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Promotional Report - Nicoya Peninsula Will Celebrate Longevity at World Blue Zone Meeting

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The Nicoya Peninsula is considered one of the world’s five blue zones. Many people over 90 and even 100 years old live here.Photo courtesy of the ICT.

The Nicoya Peninsula, made up of Carrillo, Hojancha, Nandayure, Nicoya and Santa Cruz, will be an ambassador of longevity for the World Blue Zone Meeting.

The event will take place from November 16-18 and Nicoya will be the center for all its activities where the oldest living people in the zone along with global researchers share knowledge and experiences about the lifestyles that help people live longer.

 

Those in attendance at the World Blue Zone Meeting will be able to listen to the oldest living people and researchers sharing the secrets of the blue zones. Photo courtesy of the ICT.

 

Why is this event being celebrated in the Nicoya Peninsula? Because there are five blue zones in the world and Costa Rica is home to the only one in Ibero-America and the largest of the five, which consist of Sardinia in Italy, Japan’s Okinawa Island, Loma Linda in California, U.S.A, the Greek island of Icaria and the Nicoya Peninsula in Costa Rica.

 

 

Those in attendance will be able to attend many of Guanacaste’s cultural activities, such as marimba concerts, popular dances, masquerade dances, food festivals, theatre presentations, research forums and spend time with the oldest living people in the peninsula.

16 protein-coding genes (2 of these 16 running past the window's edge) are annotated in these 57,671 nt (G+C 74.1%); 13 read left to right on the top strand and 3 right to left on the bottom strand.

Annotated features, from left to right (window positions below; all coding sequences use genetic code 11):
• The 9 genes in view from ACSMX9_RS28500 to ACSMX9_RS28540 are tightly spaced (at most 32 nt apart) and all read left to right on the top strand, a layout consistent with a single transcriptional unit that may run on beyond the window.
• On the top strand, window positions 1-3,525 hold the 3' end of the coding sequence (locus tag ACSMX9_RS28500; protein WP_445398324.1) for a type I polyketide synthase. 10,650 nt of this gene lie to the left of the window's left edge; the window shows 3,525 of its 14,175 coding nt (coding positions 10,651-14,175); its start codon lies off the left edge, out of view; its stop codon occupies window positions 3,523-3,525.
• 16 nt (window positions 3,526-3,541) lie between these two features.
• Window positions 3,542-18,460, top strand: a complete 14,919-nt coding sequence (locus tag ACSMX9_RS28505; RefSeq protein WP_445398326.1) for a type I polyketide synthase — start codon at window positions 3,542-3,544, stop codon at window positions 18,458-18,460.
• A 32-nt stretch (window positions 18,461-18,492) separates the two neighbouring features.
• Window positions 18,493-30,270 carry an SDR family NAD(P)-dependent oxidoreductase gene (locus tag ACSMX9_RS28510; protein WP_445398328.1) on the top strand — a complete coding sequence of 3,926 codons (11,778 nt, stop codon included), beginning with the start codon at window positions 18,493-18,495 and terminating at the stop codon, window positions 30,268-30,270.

One of the most anticipated activities is the GuanacasteArte Festival, organized by the Ministry of Culture, which includes special concerts with Max Goldenberg y Los Unto as well as music from Okinawa, Japan.

 

 

“The GuanacasteArte Festival will pay homage to the oldest living residents in the Nicoya Peninsula and will be a showcase for displaying the cultural manifestations of the province to Costa Ricans and to the world,” said Culture Minister Sylvie Durán.

World blue zone researchers will also be in attendance, including demographer and statistician Michael Poulain, one of the topic’s first researchers, as well as National Geographic journalist and researcher Dan Buettner, who made the term blue zone popular with his book “The Blue Zones.”

 

 

During one of Buettner’s most recent visits to Costa Rica, he defined blue zones as “a concept of the lifestyle and environment that produces longevity. They are places where people travel on foot more than in car, eat more plants than meat in a diet that includes beans, grains like corn and where family is the reason for being and is number one.”

Costa Rica’s Vice-president Ana Helena Chacón Echeverría said that the event will help the government create public policies to promote longevity for more Costa Ricans.

This event was organized thanks to the efforts of the Health Ministry, the Presidency, the Costa Rica Tourism Institute (ICT), the National Institute for Learning (INA), the National Council for Senior Citizens (Conapam), The Ministry of Culture and the Council for Social Protection (JPS) and the National University (UNA).

If you want to know more about World Blue Zone Meeting clic here.

 
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